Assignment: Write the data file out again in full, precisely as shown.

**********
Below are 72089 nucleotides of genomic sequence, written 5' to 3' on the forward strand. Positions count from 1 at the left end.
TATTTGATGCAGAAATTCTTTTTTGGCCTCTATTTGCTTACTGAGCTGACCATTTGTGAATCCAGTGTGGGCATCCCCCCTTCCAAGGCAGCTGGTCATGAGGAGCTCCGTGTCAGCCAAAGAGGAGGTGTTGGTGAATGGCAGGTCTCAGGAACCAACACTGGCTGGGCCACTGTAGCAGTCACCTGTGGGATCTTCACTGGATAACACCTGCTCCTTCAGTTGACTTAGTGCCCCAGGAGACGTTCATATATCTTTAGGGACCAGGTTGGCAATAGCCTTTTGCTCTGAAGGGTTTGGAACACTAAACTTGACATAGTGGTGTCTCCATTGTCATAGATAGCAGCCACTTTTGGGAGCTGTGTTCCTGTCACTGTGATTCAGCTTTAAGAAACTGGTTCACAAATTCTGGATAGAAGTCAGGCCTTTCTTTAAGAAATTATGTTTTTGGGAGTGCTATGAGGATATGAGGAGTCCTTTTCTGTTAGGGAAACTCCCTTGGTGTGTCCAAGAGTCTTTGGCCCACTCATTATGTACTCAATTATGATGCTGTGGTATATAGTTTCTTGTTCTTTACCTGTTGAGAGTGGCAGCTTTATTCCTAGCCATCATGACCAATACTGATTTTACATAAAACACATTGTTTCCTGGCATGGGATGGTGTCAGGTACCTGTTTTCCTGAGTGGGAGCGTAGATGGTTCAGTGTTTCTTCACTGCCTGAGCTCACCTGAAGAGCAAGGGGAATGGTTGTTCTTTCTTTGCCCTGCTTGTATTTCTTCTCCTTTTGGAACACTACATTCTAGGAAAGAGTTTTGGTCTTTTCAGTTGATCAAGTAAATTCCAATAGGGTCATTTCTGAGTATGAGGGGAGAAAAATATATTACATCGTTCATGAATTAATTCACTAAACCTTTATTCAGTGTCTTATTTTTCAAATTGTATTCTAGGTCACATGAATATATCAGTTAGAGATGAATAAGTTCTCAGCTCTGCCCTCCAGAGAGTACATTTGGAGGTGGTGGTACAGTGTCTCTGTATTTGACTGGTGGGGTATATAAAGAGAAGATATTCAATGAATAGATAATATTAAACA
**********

Below are 72089 nucleotides of genomic sequence, written 5' to 3' on the forward strand. Positions count from 1 at the left end.
TATTTGATGCAGAAATTCTTTTTTGGCCTCTATTTGCTTACTGAGCTGACCATTTGTGAATCCAGTGTGGGCATCCCCCCTTCCAAGGCAGCTGGTCATGAGGAGCTCCGTGTCAGCCAAAGAGGAGGTGTTGGTGAATGGCAGGTCTCAGGAACCAACACTGGCTGGGCCACTGTAGCAGTCACCTGTGGGATCTTCACTGGATAACACCTGCTCCTTCAGTTGACTTAGTGCCCCAGGAGACGTTCATATATCTTTAGGGACCAGGTTGGCAATAGCCTTTTGCTCTGAAGGGTTTGGAACACTAAACTTGACATAGTGGTGTCTCCATTGTCATAGATAGCAGCCACTTTTGGGAGCTGTGTTCCTGTCACTGTGATTCAGCTTTAAGAAACTGGTTCACAAATTCTGGATAGAAGTCAGGCCTTTCTTTAAGAAATTATGTTTTTGGGAGTGCTATGAGGATATGAGGAGTCCTTTTCTGTTAGGGAAACTCCCTTGGTGTGTCCAAGAGTCTTTGGCCCACTCATTATGTACTCAATTATGATGCTGTGGTATATAGTTTCTTGTTCTTTACCTGTTGAGAGTGGCAGCTTTATTCCTAGCCATCATGACCAATACTGATTTTACATAAAACACATTGTTTCCTGGCATGGGATGGTGTCAGGTACCTGTTTTCCTGAGTGGGAGCGTAGATGGTTCAGTGTTTCTTCACTGCCTGAGCTCACCTGAAGAGCAAGGGGAATGGTTGTTCTTTCTTTGCCCTGCTTGTATTTCTTCTCCTTTTGGAACACTACATTCTAGGAAAGAGTTTTGGTCTTTTCAGTTGATCAAGTAAATTCCAATAGGGTCATTTCTGAGTATGAGGGGAGAAAAATATATTACATCGTTCATGAATTAATTCACTAAACCTTTATTCAGTGTCTTATTTTTCAAATTGTATTCTAGGTCACATGAATATATCAGTTAGAGATGAATAAGTTCTCAGCTCTGCCCTCCAGAGAGTACATTTGGAGGTGGTGGTACAGTGTCTCTGTATTTGACTGGTGGGGTATATAAAGAGAAGATATTCAATGAATAGATAATATTAAACA